Researches

How does a dog detect an illness?

Cancer causes metabolic changes in the body. These changes lead to abnormal or higher levels of metabolic products in the bloodstream, exhaled air, skin and excreta. Dogs are used to detect illnesses based on their ability to smell such changes.

Diagnostic dogs are trained to detect the scent profile of cancer; the urine of prostate and breast cancer patients is used for this. Research indicates that dogs can identify several cancers in addition to those they are trained to detect.

Diagnostic dogs are important in healthcare, cancer screening and the development of new technology. A dog can be trained to detect a range of illnesses.

Research confirms the effectiveness of diagnostic dogs

Research shows that dogs detect cancer based on its scent profile. A dog trainer must be able to interpret the dog’s actions and behaviour during assignments.

“Jouko Vepsäläinen, Professor at the Department of Pharmacy at the University of Eastern Finland, tells the newspaper Karjalainen that cancer can be detected in people by smell.”

Karjalainen: Syövän voi haistaa ihmisestä , IS

“The two dogs picked out all the target specimens of MCF7 breast cancer cell cultures that they were trained to detect (10/10) as well as all the target specimens that they were not previously exposed to [A549 (5/5) and BG (5/5)], but did not pick out the control specimens or the cell culture medium. Thus, the sensitivity, specificity, and positive and negative predictive values for both dogs were 100%.” Uri Yoel MD1,2, Jacob Gopas PhD3,5, Janet Ozer PhD5, Roni Peleg MD1,6 and Pesach Shvartzman MD1,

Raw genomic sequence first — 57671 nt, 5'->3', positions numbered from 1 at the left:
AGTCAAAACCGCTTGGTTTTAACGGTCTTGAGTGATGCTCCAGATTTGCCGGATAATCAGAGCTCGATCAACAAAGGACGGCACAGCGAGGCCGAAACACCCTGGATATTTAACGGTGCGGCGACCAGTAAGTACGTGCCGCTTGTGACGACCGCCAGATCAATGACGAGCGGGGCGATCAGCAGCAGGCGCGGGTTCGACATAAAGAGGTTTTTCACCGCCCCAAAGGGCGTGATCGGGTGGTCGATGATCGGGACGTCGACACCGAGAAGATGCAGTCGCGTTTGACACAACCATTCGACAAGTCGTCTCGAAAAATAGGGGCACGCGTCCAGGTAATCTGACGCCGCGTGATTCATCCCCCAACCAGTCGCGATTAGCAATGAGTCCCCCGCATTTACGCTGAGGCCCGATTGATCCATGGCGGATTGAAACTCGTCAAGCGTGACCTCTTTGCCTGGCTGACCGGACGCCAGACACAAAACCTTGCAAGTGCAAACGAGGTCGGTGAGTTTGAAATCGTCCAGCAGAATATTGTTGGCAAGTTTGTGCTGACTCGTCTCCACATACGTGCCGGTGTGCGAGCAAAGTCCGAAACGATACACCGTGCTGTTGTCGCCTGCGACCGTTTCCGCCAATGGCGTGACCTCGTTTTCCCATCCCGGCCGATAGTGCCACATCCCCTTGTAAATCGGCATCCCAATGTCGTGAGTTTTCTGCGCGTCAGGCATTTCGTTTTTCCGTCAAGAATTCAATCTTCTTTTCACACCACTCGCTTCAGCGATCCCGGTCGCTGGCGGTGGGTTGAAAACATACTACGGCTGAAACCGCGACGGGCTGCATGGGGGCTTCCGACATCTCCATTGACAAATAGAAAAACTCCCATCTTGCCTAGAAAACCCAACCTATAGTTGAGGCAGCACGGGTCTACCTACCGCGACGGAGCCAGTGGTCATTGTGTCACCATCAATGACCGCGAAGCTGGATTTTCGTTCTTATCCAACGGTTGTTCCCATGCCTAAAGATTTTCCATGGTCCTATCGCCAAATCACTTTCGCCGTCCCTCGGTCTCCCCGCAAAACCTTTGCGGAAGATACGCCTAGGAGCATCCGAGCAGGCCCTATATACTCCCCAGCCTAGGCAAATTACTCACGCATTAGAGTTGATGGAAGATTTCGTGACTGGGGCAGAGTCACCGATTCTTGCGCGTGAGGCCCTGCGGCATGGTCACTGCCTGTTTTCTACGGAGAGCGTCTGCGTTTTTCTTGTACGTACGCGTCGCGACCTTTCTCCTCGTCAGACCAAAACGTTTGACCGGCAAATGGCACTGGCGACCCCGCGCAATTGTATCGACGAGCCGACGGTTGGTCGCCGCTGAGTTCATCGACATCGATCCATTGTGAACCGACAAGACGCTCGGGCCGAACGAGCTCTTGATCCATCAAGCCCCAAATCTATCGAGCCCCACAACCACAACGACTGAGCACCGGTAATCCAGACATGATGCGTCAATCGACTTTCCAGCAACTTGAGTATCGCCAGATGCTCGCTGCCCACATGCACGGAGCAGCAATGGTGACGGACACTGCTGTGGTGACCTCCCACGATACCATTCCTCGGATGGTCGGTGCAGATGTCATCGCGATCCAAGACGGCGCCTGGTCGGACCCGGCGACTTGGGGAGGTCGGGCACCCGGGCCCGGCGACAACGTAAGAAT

Canine Scent Detection of Volatile Elements, Characteristic of Malignant Cells, in Cell Cultures, IMAJ article

“With 99% sensitivity, the olfactory test demonstrated that dogs have the ability to distinguish cancer patients from healthy individuals.” Tore Amundsen, Stein Sundstrøm, Turid Buvik, Odrun Arna Gederaas & Rune Haaverstad

Can dogs smell lung cancer? First study using exhaled breath and urine screening in unselected patients with suspected lung cancer, Acta Oncologica. 2014, Volume 53, Issue 3, Pages 307-315.

“It is well known that the domesticated dog possesses highly developed olfactory abilities.” Lucia Lazarowski & David C. Dorman

Explosives detection by military working dogs: Olfactory generalization from components to mixtures, Applied Animal Behaviour Science. Volume 151, February 2014, Pages 84-93.

“Dogs have smell receptors 10,000 times more accurate than humans’, making them highly sensitive to odors we can’t perceive. A new study has shown that dogs can use their highly evolved sense of smell to pick out blood samples from people with cancer with almost 97 percent accuracy. The results could lead to new cancer-screening approaches that are inexpensive and accurate without being invasive.” Experimental Biology

Study shows dogs can accurately sniff out cancer in blood Canine cancer detection could lead to new noninvasive, inexpensive ways to detect cancer, Science Daily

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